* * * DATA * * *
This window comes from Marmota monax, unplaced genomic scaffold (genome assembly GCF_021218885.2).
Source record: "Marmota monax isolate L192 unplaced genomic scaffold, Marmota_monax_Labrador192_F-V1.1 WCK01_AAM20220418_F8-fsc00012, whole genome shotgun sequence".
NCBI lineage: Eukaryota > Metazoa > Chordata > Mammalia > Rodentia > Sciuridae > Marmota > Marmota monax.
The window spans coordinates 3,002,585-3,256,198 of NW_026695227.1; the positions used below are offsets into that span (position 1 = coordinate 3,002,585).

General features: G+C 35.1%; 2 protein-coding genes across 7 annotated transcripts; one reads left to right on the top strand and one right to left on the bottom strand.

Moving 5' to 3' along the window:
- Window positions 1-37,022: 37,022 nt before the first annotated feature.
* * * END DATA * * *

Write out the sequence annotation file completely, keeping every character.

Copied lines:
This window comes from Marmota monax, unplaced genomic scaffold (genome assembly GCF_021218885.2).
Source record: "Marmota monax isolate L192 unplaced genomic scaffold, Marmota_monax_Labrador192_F-V1.1 WCK01_AAM20220418_F8-fsc00012, whole genome shotgun sequence".
NCBI lineage: Eukaryota > Metazoa > Chordata > Mammalia > Rodentia > Sciuridae > Marmota > Marmota monax.
The window spans coordinates 3,002,585-3,256,198 of NW_026695227.1; the positions used below are offsets into that span (position 1 = coordinate 3,002,585).

General features: G+C 35.1%; 2 protein-coding genes across 7 annotated transcripts; one reads left to right on the top strand and one right to left on the bottom strand.

Moving 5' to 3' along the window:
- Window positions 1-37,022: 37,022 nt before the first annotated feature.